I had a KNACK for some memorable STREAKS back in the day. One in particular for the benefit of some two dozen or so young ladies who were camping for the weekend – I was DUMBSTRUCK by the comments on the SIZE of my MALE parts as I stopped under the ELMS to chat. From “It’s so big” to “It’s so small” – depended on experience I suppose. Left me feeling like not so much a GREEKGOD as before. So I had to TAKETHAT for being a bit of a CAD and a LOUT.

    So this puz opened up memory lane and that’s good enough for Monday. Speed solvers probably just don’t smell those roses.

    505 just overshot

    spacecraft 10:14 AM  

    Could not find yesterday's blog to save my soul. For some reason the syndicated button has been frozen to 4/24 since Friday. Sundays are always a problem, but this time I just plain couldn't find it. And all I wanted to say was that I never even started it; Sundays are enough of a slog as is, but I am NOT going to wade through one hundred and seventy-five words.

    Now for today's--and could someone see if the syndilink was KICKEDINTHEHEAD?--I always like it when a memory is stirred; today it's DRAC. There was, back in the day, a novelty song called "Dinner With Drac." It featured this memorable limerick:

    A good swimmer was Dracula's daughter,
    But she used the pool more than she oughta.
    When guests dive in there
    They just disappear--
    'Cause she uses acid, not water!

    I don't get OFL's criticism about parts of speech. "Left speechless" is a perfect clue for all the theme entries, precisely because it CAN be taken either way. It's like "put" or "set." Is it present tense or past tense? That's for the solver to figure out. BTW, too bad AWES couldn't be AWEd for a bonus themer, but TKTS is bad enough without trying to come up with a way to justify TKTd.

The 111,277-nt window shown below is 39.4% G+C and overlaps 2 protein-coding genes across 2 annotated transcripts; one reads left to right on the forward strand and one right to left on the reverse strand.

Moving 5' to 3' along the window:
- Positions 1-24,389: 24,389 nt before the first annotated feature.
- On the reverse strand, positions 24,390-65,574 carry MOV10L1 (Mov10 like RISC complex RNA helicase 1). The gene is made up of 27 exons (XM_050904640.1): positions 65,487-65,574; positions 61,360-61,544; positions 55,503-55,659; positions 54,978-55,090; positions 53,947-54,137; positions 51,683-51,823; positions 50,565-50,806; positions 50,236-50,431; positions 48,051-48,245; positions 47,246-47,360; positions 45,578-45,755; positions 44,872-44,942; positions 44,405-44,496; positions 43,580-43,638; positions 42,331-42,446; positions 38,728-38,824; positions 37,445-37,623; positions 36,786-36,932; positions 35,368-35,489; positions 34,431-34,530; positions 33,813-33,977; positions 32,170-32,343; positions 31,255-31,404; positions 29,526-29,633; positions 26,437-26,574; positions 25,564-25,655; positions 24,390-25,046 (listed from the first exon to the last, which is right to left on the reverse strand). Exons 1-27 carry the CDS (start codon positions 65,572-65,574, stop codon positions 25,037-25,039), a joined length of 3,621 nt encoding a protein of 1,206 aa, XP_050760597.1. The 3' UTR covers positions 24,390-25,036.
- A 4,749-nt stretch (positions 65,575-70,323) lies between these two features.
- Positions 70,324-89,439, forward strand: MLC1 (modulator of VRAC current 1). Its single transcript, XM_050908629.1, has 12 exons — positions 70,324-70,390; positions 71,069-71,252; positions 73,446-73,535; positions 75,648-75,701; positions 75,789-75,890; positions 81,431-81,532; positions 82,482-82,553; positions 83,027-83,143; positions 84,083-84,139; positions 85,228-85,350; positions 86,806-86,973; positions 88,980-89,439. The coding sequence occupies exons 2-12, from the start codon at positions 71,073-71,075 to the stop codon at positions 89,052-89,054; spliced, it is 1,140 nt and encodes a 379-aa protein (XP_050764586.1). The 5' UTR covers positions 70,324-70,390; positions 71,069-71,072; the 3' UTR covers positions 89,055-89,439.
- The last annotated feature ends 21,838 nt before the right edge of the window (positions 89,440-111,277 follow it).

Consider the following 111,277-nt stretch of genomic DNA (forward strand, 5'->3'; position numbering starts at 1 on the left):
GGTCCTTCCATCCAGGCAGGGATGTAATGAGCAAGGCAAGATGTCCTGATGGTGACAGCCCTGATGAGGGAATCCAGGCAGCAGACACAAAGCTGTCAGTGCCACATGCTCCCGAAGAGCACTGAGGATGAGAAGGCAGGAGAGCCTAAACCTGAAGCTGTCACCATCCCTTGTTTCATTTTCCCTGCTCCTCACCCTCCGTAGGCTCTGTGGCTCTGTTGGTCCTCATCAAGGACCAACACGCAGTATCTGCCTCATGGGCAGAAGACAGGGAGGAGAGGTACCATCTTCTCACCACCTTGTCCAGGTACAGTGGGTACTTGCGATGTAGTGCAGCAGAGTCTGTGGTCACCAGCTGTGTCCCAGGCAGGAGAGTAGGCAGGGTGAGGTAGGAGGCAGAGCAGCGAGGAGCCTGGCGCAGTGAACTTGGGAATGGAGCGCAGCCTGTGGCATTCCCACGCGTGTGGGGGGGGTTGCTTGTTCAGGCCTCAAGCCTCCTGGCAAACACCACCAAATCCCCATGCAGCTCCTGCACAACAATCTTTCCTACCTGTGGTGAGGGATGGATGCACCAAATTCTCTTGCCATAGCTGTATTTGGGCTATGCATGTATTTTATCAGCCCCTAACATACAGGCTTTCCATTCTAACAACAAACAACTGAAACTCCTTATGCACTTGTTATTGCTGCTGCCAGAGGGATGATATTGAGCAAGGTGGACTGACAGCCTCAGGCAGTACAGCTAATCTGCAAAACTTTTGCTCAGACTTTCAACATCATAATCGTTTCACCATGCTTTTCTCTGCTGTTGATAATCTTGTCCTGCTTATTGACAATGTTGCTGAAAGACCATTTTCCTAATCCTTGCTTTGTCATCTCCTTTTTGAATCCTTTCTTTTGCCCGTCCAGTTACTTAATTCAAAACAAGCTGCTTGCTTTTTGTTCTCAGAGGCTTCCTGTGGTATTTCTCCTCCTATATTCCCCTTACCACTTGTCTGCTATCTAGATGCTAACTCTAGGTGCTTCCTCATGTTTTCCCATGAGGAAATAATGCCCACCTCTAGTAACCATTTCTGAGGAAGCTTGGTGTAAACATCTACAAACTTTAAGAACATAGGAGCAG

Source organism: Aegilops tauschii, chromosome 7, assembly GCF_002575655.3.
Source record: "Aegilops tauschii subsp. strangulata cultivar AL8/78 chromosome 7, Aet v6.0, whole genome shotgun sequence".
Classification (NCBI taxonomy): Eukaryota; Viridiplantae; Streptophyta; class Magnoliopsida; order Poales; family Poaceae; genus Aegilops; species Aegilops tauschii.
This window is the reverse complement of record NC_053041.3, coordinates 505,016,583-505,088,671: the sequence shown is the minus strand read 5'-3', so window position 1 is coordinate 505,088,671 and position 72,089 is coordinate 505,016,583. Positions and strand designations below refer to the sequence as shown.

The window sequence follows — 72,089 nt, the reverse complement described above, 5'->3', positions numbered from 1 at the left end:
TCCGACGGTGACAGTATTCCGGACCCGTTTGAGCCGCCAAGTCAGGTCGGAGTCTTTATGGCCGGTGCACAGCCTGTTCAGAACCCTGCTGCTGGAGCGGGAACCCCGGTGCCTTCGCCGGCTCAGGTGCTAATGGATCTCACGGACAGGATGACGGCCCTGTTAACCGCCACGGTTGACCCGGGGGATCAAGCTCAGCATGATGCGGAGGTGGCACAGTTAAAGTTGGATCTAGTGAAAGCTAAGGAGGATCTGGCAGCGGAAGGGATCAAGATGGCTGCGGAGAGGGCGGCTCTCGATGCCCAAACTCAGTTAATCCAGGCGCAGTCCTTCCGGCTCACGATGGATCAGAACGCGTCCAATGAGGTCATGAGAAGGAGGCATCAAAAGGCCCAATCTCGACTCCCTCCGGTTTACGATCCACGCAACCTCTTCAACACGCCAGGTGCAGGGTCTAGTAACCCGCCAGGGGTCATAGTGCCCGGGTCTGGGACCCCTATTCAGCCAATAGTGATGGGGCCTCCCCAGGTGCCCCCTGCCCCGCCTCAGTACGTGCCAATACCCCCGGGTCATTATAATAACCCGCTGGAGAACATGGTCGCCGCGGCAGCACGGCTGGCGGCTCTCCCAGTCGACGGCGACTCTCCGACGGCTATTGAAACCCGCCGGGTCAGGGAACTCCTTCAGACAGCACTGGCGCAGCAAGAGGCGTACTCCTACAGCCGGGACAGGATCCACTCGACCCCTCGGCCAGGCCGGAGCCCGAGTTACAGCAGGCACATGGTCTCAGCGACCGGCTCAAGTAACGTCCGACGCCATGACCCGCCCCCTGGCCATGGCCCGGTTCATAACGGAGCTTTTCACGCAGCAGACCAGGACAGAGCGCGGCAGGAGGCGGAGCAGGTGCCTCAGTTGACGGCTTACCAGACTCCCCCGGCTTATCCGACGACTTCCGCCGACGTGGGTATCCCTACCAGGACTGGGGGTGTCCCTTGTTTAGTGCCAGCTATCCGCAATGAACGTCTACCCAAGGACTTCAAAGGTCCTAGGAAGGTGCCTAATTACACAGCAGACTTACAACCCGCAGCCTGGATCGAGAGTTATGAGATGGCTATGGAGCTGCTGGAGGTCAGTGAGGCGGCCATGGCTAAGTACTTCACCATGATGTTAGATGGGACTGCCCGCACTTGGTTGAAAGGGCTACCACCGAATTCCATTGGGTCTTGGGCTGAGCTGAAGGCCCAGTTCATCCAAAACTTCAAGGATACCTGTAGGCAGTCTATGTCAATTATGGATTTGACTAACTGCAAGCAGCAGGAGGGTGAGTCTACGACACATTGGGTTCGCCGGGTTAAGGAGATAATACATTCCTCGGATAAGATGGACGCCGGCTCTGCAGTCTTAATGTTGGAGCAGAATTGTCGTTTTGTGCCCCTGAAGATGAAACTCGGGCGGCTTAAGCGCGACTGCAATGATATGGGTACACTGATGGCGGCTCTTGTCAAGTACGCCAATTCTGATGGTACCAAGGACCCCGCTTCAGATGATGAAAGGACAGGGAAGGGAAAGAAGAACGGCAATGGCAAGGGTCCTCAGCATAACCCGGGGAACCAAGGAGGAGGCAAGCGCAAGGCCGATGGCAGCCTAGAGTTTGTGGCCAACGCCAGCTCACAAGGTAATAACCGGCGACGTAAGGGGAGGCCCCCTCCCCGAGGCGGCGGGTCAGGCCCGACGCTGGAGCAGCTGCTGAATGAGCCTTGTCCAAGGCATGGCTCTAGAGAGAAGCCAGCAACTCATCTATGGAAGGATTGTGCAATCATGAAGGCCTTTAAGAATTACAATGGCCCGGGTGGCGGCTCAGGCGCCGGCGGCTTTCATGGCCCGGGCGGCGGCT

I like the contrast of HECKYES SIREE with NOPE, and the general freshness of the fill. ORU, NOTOF and APTTO are minuses. I wouldn't say this BLEW me AWAY, but I'll give it a B-.

    Z 10:37 AM  

    @spacecraft - OFL was at a crossword tourney this week (and was tweeting from the road this morning). I'm guessing (I don't know the actual mechanics) that he forgot to update the link. The easiest way to get to the next post is to click on "newer post" at the bottom of the blog.

    @Steve J - Your absence in real time has been noted.

    DMG 2:42 PM  

    A nice Monday romp. This blog is as close as I get to communicating by "machine" so was slowed down when # didn't equate to pound. Only other pause was lightly filling CEIL and waiting for conformation. I envy those who are fluent in other languages and wish I could emulate them, but I seem to have enough trouble with the one I attempt to use every day. Actually I think "machine" was the wrong word above. Should it be "device" "electronic something"? Is there a catch all term for all these computers, magic phones and what all that didn't exist in my salad days?


    Red Valerian 4:09 PM  

    Nice puzzle @joho! I *loved* HECKYES, and GREEKGOD. The way I filled in, I had _ _ _ _ EDINTHEHEAD for a time. I thought "surely not" (plus that would definitely be intransitive… I think).

    "hash" and "hashish" in the clues is a little odd. And, yes, of course you can clean a hookah. Where were you people in the 70s? :-)

    strayling 7:43 PM  

    BVDS are underwear? My crossword-driven education in Americana continues ...

    \ are they anything like Y-fronts?